Having Thick Skin: It’s Not What You Think

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Has anyone ever given you the (often unsolicited) advice, “You need to learn to be thicker skinned”? Yep. A lot of us have been given that tip. It’s not necessarily a “bad” recommendation. I’m just not sure it’s always a helpful encouragement for a lot of the situations in which it’s been given. I usually hear that phrase being communicated to people who are sad or mad. And it sends the wrong message.

Being thick-skinned means being resilient. For example, say someone applies for a job, interviews, and doesn’t get the job. If they are thin-skinned, they will take it personally and assume it’s a direct statement about their worth as a person. Maybe it will even affect the effort they put into looking for other jobs or the confidence they exude during future interviews. If the person is thick-skinned, they will feel disappointed, and maybe a slight sting, but know that there are various reasons that explain why they must not have been the best fit for the job. Because they have resilience, they will try again with hope intact.

There are many reasons for a person to exhibit qualities of having thin skin. Different types of trauma can have an impact on someone’s ability to tap into the power of their resilience, (but this is an entirely different article). Those who can access their resilience, those who seem to have thicker skin know that, though it might add to their grit factor, adversity doesn’t define them.

So, what are a few signs that you’re accessing your own thick skin (resilience)?

You know and respect your boundaries. People who have thicker skin can hold and maintain a boundary with others. They can identify when, for whatever reason, something does not feel right for them. They know that they have a right to protect their time, their energy, their needs, and they know they have a right to do so. They don’t feel that they have to say yes to everyone for everything all the time to feel worthy.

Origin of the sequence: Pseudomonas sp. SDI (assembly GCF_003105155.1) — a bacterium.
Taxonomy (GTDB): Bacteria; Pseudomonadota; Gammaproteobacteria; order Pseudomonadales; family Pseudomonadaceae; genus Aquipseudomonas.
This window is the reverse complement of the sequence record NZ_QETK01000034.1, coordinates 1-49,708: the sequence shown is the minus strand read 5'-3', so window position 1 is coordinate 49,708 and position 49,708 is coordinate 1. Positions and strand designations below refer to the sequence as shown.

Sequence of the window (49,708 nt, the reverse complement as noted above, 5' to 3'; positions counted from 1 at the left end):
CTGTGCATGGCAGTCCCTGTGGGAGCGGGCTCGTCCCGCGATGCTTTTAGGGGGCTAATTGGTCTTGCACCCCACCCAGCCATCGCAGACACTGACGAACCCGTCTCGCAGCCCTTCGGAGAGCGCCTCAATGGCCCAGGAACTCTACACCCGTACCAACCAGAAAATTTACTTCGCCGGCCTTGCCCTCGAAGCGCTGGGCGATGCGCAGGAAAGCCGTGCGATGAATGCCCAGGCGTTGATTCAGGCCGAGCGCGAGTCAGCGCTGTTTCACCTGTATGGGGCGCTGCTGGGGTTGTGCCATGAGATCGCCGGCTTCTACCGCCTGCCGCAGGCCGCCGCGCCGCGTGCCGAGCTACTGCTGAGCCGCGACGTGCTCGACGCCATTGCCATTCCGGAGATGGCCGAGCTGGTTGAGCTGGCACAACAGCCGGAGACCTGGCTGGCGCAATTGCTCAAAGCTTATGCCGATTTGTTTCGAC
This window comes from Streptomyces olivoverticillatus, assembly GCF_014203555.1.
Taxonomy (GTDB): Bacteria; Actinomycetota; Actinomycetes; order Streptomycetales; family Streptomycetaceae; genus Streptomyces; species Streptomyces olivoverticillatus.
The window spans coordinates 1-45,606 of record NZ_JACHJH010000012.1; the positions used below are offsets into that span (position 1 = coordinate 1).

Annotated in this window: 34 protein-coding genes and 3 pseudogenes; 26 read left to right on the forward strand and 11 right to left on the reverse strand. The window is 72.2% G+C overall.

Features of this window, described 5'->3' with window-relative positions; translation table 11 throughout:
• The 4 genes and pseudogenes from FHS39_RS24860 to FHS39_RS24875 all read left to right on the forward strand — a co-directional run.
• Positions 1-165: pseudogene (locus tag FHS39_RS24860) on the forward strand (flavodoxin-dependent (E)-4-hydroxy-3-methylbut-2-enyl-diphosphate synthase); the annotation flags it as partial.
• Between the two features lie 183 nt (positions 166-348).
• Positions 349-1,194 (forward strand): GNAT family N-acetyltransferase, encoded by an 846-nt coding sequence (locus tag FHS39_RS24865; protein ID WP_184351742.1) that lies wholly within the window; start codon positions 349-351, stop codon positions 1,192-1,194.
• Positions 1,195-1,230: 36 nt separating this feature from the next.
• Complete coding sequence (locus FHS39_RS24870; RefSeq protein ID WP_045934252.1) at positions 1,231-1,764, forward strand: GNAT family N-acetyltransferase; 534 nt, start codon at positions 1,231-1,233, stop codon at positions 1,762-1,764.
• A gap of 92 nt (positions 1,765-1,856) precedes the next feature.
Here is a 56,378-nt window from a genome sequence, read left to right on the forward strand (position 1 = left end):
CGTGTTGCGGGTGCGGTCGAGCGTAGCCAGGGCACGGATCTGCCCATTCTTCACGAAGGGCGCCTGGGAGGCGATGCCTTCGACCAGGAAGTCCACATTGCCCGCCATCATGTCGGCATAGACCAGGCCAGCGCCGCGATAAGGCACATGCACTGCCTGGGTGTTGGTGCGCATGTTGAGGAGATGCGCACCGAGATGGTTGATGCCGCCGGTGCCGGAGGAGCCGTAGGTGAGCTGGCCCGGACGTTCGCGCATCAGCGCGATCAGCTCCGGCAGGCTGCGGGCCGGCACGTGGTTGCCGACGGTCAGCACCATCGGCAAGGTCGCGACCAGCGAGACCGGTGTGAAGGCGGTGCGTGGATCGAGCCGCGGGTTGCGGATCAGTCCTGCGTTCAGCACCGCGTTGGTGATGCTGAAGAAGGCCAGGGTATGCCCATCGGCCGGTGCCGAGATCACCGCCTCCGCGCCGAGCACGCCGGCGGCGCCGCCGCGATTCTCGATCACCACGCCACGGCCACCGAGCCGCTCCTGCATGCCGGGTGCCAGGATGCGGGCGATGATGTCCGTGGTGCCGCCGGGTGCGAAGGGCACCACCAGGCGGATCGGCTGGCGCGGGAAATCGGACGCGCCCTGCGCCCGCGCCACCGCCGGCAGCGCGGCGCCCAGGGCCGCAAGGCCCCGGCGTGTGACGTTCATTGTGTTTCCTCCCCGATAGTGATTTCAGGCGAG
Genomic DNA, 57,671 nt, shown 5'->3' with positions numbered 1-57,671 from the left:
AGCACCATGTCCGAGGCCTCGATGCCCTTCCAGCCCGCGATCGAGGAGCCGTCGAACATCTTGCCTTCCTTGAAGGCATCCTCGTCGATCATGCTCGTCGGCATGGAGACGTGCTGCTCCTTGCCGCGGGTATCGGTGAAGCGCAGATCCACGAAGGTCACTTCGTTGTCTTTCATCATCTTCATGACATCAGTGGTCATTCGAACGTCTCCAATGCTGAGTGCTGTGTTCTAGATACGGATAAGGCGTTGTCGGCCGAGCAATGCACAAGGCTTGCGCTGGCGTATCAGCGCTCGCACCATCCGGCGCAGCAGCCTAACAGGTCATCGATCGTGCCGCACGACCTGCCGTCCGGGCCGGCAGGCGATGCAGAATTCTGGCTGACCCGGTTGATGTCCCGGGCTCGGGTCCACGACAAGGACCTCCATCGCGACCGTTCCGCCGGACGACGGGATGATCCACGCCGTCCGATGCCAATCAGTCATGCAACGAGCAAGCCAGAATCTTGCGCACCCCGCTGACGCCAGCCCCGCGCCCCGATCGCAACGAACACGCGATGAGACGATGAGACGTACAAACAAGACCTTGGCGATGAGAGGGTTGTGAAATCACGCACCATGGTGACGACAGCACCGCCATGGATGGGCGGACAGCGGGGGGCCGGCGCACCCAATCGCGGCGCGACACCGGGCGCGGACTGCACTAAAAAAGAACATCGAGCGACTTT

You take responsibility for yourself. This requires a certain level of self-awareness. Those who have thick skin can assess when it’s time for them to call in the reinforcements (ask for help, take a break, delegate, etc.) without feeling like it’s a huge blow to their egos. They can see how they impact people and make adjustments when necessary.

You can say the words, “I don’t know.” When someone is aligned with their thick skin, they don’t have to have all the answers to know that they’re worthy. They can sit in the unknown without watching their confidence and self-trust diminish.

You employ acceptance. This is what helps you respect your boundaries. You have flexibility. You accept when you need help, when you need a break, and when you need a change. You don’t fight with your pain or hardship. You understand that it will pass and give way to new emotion, new circumstance. You know that your present state does not define you.

You show up for yourself. This means you take care of your mind, body, and soul. You know what you need to do to care for yourself, and you do it. When you need alone time, you take it. When you need to spend time with loved ones, you reach out. When you need to go to bed, but you’d rather watch another episode of “The Office” you go to bed. When you need to take a sick day, you take it.


You might notice that, in no way, have I said, “to be thick-skinned, you must not be in touch with your feelings,” or “You don’t cry or get upset.” Right, because having thick skin is not about cutting yourself off from your feelings; it’s about being in touch with those precious feelings and being honest about them, respecting them, managing them, and using those feelings as part of your guide.

We all have these qualities already inside us. Sometimes, it’s hard to feel them. The more we work at practicing these things, the more resilient we will be.


Love and Be Loved,

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